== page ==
What Do You Believe About Children

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We alllllll have a belief about children whether we realize it or not. Let's explore our beliefs, shall we?



What is your core belief about children?



Do you perceive them as “little devils,” “little rascals,” “a handful,” “up to no good,” “entitled,” “giving you a run for your money”?

Are you afraid that your baby, toddler, pre-schooler or older will drain you, run you ragged, off the road, rock your boat, turn your world upside down if you “let them”?

Do you worry that children will become “wild” unless you “tighten the reins?”

Do you find yourself feeling depleted, resentful, even intimidated by your children’s behavior, reactions, emotions and needs?



If you secretly (or not so secretly) think that children are inherently chaotic, mischievous, manipulative, demanding, exhausting little people who require adults to keep them under control, then you will unconsciously parent with fear.

You will be on guard.

You will be primed for conflict.

You will unconsciously invite a fight. A gesture, a look, a clipped tone, arousing defense in our child.

You will parent defensively—ready to ward off threats to your ego, your balance, your sense of power and control, your finances, your marriage, your health, and more.

Your sense of competence will feel tested, and as a result, you will be quick to react, parenting with a short fuse and a long memory. In your defended state, you might easily perceive your children as undeserving of unconditional love, but rather in need of ultimatums, nagging, punishments, bribes, control tactics to manage them into compliance. All in the name of teaching responsibility, respect, cooperation, morality, to abide by a law and rule conscious "real world."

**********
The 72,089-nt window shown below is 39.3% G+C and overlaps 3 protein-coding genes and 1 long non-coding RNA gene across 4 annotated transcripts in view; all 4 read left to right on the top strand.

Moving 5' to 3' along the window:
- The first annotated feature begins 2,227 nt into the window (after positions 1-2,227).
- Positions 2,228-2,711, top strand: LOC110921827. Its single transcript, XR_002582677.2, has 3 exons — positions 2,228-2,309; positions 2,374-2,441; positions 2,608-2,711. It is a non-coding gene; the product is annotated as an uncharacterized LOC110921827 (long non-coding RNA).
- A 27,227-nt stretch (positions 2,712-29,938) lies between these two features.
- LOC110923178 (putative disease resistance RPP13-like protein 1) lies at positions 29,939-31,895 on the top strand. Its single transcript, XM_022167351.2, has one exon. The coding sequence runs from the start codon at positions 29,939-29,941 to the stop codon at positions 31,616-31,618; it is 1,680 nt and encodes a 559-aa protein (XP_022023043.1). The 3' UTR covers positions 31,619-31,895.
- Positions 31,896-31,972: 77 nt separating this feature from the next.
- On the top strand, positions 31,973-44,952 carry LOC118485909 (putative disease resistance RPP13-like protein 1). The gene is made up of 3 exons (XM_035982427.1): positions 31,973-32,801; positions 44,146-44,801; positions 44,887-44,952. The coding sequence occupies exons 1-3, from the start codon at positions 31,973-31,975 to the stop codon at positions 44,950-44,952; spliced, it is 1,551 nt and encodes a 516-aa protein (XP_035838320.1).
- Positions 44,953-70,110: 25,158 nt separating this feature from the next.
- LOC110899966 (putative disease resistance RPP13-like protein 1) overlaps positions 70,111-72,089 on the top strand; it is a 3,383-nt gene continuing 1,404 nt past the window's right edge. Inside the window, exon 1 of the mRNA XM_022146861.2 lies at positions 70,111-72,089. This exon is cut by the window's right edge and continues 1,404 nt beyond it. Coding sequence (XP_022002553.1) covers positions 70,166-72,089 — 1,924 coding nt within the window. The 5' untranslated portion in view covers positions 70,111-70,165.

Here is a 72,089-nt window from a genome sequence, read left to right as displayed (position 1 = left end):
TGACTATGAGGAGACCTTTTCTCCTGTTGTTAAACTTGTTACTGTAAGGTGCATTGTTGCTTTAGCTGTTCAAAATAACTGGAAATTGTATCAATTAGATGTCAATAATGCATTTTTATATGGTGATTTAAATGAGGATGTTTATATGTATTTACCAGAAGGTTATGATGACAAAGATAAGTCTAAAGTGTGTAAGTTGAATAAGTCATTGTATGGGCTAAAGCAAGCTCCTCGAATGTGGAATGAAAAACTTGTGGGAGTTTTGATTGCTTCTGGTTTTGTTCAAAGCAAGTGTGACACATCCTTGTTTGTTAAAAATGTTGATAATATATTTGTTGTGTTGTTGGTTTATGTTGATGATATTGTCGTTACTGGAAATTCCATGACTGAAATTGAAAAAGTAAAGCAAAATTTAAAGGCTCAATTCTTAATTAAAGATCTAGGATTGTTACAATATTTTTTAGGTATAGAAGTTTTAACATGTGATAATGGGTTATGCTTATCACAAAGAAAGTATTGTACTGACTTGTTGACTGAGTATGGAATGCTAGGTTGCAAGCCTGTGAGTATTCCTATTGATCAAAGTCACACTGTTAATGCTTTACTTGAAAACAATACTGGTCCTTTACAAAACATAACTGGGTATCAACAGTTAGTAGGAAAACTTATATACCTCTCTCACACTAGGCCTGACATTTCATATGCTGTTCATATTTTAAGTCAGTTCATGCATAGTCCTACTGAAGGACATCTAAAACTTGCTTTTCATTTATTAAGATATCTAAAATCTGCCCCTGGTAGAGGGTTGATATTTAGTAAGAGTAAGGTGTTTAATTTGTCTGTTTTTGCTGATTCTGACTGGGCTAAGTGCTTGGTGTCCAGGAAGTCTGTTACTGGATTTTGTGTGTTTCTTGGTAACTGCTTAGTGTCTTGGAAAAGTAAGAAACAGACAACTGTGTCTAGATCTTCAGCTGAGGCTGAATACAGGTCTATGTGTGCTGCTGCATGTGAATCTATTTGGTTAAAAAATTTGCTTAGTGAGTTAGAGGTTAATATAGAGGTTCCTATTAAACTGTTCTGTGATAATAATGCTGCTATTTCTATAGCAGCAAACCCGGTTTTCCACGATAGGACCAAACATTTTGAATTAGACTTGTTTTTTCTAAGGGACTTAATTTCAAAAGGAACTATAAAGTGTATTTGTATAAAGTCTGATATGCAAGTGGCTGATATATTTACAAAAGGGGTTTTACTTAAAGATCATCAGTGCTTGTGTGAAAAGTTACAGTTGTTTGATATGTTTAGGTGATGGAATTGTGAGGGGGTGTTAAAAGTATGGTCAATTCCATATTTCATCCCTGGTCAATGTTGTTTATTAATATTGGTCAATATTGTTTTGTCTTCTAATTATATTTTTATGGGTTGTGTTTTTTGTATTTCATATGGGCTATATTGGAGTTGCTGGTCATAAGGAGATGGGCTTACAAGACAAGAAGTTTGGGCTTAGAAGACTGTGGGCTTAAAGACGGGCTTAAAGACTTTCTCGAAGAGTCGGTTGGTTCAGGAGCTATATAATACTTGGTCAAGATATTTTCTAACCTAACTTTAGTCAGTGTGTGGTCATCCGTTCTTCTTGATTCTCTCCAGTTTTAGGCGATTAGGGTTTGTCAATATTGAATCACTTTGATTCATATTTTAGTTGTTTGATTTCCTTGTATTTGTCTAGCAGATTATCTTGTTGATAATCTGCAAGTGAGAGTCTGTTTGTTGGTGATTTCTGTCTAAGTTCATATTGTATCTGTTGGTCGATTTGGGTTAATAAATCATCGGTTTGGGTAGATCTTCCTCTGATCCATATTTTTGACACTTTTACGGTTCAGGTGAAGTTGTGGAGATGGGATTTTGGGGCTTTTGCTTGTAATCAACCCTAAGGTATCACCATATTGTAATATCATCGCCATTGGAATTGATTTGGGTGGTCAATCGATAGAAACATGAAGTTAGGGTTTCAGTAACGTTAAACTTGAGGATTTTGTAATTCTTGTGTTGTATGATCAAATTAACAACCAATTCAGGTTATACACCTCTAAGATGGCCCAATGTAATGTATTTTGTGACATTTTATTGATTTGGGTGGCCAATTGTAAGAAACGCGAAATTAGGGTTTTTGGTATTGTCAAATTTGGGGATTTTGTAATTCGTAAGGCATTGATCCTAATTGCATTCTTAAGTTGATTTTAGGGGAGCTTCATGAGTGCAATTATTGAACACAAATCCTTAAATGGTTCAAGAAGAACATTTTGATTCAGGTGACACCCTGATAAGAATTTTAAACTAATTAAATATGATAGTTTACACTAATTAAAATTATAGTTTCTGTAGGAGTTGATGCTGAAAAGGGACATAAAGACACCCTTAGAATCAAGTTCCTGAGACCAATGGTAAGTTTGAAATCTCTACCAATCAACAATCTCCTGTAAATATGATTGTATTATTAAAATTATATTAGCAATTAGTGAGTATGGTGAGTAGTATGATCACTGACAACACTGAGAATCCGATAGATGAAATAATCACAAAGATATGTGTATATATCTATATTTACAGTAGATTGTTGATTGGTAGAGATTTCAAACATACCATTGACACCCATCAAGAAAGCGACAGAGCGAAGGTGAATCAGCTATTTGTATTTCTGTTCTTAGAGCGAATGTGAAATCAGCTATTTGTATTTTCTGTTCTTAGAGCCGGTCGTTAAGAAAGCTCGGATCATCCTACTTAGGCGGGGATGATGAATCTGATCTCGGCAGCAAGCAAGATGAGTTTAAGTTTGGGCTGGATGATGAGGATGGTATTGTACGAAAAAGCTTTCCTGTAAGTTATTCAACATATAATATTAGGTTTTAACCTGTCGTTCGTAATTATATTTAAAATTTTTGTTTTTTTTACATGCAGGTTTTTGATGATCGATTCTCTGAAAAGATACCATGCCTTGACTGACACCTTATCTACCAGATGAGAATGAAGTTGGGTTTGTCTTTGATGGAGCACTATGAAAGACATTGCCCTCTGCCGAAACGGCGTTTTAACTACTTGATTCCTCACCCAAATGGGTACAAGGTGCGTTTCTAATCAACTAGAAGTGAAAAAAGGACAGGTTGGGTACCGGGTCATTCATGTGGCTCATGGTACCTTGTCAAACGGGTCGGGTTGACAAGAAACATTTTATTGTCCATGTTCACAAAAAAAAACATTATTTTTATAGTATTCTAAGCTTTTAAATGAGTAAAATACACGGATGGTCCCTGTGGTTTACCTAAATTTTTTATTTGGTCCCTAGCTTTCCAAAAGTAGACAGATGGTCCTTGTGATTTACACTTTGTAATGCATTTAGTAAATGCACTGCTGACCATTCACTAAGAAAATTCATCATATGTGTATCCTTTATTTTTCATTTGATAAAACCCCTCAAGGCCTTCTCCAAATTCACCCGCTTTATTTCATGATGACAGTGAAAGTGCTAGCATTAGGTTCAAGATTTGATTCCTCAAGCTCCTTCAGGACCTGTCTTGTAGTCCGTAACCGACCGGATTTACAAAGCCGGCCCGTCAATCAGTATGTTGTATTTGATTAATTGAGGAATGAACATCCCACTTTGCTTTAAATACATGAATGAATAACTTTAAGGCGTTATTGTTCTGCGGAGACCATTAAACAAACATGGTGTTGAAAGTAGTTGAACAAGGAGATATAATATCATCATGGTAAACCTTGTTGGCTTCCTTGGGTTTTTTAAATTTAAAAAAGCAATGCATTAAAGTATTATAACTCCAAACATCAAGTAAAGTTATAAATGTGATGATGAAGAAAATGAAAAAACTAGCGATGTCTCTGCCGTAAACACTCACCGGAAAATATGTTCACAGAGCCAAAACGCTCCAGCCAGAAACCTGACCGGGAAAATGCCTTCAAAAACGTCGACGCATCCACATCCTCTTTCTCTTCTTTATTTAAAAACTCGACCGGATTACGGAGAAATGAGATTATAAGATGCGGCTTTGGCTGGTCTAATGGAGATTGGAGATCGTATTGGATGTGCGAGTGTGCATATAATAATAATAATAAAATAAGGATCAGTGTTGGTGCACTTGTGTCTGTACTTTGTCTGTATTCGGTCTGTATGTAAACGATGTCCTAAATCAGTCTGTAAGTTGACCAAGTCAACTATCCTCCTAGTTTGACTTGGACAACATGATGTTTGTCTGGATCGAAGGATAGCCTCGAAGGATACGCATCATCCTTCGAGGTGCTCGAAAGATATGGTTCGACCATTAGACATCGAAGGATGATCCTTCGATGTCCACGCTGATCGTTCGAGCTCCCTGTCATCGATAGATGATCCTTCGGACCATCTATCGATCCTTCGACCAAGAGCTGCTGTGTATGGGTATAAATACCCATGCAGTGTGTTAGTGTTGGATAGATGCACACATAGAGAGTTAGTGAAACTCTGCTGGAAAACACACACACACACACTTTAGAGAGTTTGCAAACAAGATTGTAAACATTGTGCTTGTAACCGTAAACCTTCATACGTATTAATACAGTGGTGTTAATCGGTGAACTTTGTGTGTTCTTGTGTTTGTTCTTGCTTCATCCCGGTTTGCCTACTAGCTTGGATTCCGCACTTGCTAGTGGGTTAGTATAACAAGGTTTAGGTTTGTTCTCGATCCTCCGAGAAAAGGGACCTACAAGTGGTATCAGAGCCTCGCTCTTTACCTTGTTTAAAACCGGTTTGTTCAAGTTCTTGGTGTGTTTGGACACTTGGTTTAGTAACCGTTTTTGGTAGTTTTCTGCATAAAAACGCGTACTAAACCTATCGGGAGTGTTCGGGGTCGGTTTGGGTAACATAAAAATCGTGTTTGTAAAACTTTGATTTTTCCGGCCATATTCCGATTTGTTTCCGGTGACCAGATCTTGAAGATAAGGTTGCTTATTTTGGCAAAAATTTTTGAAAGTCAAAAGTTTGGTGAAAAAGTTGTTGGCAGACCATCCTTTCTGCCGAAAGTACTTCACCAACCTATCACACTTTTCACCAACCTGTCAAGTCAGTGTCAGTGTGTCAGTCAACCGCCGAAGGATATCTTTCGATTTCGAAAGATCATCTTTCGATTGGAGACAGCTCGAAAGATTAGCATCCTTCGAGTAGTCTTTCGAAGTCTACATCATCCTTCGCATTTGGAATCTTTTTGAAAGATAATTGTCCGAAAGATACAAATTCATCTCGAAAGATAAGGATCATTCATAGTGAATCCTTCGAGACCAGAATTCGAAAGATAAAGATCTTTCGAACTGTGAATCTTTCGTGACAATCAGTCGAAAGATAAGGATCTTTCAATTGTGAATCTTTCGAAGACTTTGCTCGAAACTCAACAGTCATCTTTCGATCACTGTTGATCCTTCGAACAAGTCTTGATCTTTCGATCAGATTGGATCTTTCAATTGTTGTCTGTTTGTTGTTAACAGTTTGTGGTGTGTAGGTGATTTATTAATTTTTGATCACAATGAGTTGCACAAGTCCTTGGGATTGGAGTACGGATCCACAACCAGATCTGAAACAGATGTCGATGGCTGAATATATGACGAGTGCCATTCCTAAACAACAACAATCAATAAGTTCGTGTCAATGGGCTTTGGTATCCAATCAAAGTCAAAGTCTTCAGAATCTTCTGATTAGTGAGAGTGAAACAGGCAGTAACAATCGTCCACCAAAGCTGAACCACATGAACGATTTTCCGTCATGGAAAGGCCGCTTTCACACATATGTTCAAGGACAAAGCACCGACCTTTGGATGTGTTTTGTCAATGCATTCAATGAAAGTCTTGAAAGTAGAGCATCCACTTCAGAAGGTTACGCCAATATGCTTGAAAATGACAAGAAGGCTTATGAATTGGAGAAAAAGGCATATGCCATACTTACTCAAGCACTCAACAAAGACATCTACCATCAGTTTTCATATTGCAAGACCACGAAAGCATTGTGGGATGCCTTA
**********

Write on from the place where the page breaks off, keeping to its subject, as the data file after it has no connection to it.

On the other hand, if your deep-seated belief is that children are inherently good, honest, innocent, forthright, wise, deep thinkers...here to teach you about yourself and them, guiding you to become the parent they need, deserving of your love, guidance, understanding, forgiveness, then you will practice parenting with heart instead of hurt, with compassion instead of control, with humility instead of humiliation, empathy instead of ego, with an awareness of their motivations and your own.



Why does this matter?



Because our unconscious and conscious perceptions of children will determine our role in their lives.

Because our perceptions will affect how we see our children. Lazy or laid-back. Aggressive or assertive. Wild or exuberant. Difficult or discerning. We will see our child through a pinhole or through a panoramic lens of humanity, one that allows us to constantly shift our stance to get a better view of this wonder-full child.

Because our fears dictate our choices, our reactions, and our approach.

Because our fears will determine how much control we feel we need to exert over the situation and over our kids. If we make it a practice to see manipulation and difficulty in our child, we unwittingly reject our child on that level.



Our child feels it.